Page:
This is a difficult concept to experience, but it can be realized. In Explosive Lifting for Sports I mention erroneously, that one could increase acceleration under the bar. Scientifically the term acceleration is incorrect, but I was trying to encourage moving more rapidly under the bar rather than simply falling into position.
In a similar vein, Mike Conroy recently told me that Pyrros Dimas, now working for the USA, was very upset at a junior camp because the lifters were not shrugging. Some said they had never been taught to shrug (thanks, ‘experts’ on social media!). We're not talking here about shrugging to further raise the bar, but shrugging in order to ‘pull under.’
SPRJ: What problems have you seen with people learning the clean without blocks?
HN: It makes sense to learn the explosive part first. The top-down teaching method strengthens the awareness of where the body needs to be in order to pull effectively.
With blocks the bar is stable so the coach can move the athlete around the bar. The athlete does not tire from holding the bar in space. The bar is at mid-thigh, the arms are straight and the ankles are dorsiflexed, the knees are in front of the bar. It's a simple matter of exploding upward with the lower body.
Most hang cleans are performed with the bar just above the knees. Lifting from this position kills any possibility of an effective double knee bend, although it can easily contribute to bouncing the bar off the thighs.
Starting from a hang just below the knees requires getting the knees out of the way, thus encouraging proper lower body mechanics and a double knee bend. Note: Photographs showing the double knee bend are shown in the online supplementary material for this article.
John Garhammer: Ph.D. in Kinesiology with emphasis in Biomechanics, is author of numerous books and scientific publications, and has been a competitive weightlifter for 50 years.
SPRJ: When did you come across biomechanist John Garhammer?
HN: John wrote for International Olympic Lifter. We probably first met when he was at Auburn University and the National Strength Center. I was fascinated to find someone who was applying science to the sport of weightlifting. At the time not many others enthusiastically embraced John and his work.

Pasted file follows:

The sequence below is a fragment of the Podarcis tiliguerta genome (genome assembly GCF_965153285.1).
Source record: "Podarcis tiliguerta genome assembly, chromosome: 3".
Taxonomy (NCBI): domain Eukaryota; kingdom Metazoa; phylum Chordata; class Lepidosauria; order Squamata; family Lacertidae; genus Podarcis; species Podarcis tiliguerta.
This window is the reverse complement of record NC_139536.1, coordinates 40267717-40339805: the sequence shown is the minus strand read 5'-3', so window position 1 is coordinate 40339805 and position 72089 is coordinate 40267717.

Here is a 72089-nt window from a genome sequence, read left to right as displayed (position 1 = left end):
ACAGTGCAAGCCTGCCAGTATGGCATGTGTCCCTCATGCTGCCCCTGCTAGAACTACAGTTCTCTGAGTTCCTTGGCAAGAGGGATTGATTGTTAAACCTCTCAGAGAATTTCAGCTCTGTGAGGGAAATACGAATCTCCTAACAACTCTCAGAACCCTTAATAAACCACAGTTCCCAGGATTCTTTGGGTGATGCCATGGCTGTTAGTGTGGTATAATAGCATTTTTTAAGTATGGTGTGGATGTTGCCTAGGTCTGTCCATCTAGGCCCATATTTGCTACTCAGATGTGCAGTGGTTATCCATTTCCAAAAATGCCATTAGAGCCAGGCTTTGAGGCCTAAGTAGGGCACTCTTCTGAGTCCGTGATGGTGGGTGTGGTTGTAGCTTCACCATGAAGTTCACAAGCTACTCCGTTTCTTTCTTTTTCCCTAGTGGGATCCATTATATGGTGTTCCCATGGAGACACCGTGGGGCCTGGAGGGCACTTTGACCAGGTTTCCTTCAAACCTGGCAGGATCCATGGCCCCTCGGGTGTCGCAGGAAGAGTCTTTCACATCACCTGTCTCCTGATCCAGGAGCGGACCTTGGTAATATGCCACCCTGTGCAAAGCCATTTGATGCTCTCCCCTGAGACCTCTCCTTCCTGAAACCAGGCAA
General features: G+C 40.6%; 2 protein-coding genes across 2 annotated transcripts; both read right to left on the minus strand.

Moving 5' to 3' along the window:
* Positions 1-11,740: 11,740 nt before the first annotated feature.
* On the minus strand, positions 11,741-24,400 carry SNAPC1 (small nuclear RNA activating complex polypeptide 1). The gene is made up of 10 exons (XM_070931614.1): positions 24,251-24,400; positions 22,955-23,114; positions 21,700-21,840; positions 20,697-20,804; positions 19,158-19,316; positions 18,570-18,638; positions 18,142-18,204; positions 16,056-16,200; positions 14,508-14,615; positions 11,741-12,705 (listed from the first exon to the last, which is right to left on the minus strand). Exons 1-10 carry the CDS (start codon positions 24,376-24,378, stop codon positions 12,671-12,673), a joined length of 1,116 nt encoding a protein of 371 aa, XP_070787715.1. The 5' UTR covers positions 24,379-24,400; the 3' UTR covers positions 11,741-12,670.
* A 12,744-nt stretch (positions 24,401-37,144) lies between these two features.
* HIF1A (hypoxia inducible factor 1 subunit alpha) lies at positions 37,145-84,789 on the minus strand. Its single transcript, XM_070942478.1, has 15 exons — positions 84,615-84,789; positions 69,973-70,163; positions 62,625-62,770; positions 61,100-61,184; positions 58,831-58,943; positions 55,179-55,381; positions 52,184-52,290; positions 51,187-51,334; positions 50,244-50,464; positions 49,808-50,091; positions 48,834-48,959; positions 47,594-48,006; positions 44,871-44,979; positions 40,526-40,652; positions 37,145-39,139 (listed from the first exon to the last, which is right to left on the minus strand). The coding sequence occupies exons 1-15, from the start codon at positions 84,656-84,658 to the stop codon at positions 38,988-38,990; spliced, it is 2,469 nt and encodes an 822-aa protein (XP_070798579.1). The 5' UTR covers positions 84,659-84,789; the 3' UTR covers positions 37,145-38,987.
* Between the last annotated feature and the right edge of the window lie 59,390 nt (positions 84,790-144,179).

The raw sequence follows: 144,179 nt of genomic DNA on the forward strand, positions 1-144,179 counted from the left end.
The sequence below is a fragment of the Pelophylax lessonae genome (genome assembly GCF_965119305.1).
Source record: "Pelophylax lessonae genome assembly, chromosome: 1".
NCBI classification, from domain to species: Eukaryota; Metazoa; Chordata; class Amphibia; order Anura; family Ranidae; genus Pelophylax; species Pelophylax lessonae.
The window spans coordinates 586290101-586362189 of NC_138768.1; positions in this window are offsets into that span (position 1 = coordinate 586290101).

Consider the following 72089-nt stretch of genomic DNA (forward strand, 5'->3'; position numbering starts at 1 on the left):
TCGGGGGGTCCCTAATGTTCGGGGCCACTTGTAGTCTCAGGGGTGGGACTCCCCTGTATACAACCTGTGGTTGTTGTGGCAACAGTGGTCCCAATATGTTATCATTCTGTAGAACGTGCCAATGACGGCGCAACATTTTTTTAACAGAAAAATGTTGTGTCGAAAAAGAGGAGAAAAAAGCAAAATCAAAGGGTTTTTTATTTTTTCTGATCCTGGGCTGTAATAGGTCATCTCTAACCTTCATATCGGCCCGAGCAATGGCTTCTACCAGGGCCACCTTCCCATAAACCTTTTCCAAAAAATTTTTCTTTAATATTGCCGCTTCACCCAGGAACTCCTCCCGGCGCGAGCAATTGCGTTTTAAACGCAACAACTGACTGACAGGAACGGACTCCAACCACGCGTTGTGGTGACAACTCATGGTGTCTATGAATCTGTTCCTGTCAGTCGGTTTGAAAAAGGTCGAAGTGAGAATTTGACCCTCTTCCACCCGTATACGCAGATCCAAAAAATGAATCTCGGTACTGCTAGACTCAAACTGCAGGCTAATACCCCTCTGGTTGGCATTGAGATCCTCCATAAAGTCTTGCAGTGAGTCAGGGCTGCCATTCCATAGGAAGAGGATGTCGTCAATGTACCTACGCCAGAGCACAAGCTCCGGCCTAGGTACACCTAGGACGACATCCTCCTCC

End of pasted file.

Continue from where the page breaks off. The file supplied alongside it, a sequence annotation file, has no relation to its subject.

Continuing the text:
In 1981, the United States Olympic Committee created the Elite Athlete Project. This was a specially funded project and weightlifting was one of the very few sports that were included. John was part of the team I created, along with the late Michael Mahoney, PhD, who was a sport psychologist and lifter. Jim Schmitz was the coach. We brought in our most promising athletes, almost all of whom ended up on the Olympic team.
SPRJ: Can you provide some specific examples of what you learnt from John in terms of the application of science?
HN: It was reinforcement of what Carl Miller had been saying. I saw in high-speed film that John was hand digitizing the actual nuances of lifting's new pulling technique. That made a huge difference.
John is the only person I know who analysed force plate data to look at centre of pressure on the foot during the pull. Forty years later and this concept still is not known or fully appreciated by many US coaches. Bruce Klemens, a well-known weightlifting photographer, did a lot to back up what John was saying. This evidence was presented in both motor-driven still photography and in high-speed film analysis.
John and I still talk, usually once or twice a month. We discussed recently whether it makes any difference if the elbows are flexed when the bar is in a power position. While most coaches say that the arms should remain straight John's conclusion now – and he had a competitive career that lasted 50 years, including several masters' national records – is that the straight arm theory is probably not critical to success.
John has probably had a bigger impact on the international lifting scene than the American scene.
SPRJ: John, when did you meet Harvey and what did you learn from him?
John Garhammer: Harvey Newton has been a major influence on my 55 + year life in weightlifting. Primarily relative to understanding the intricacies of lifting technique, but also coaching and training program design concepts, and even some concepts and interpretations of my research.
We were both in attendance at the 1975 U.S. National Championships in Culver City, California. At this time I had been involved in Weightlifting for 10 years as a competitor, but at this championship I was collecting 16 mm film data from a position on the left side of the competition platform. It was to be the major component of my Master's degree research at UCLA. Although I do not recall speaking with Harvey at this time, I must have caught his eye with my camera position and we may well have had a discussion as to what I was doing.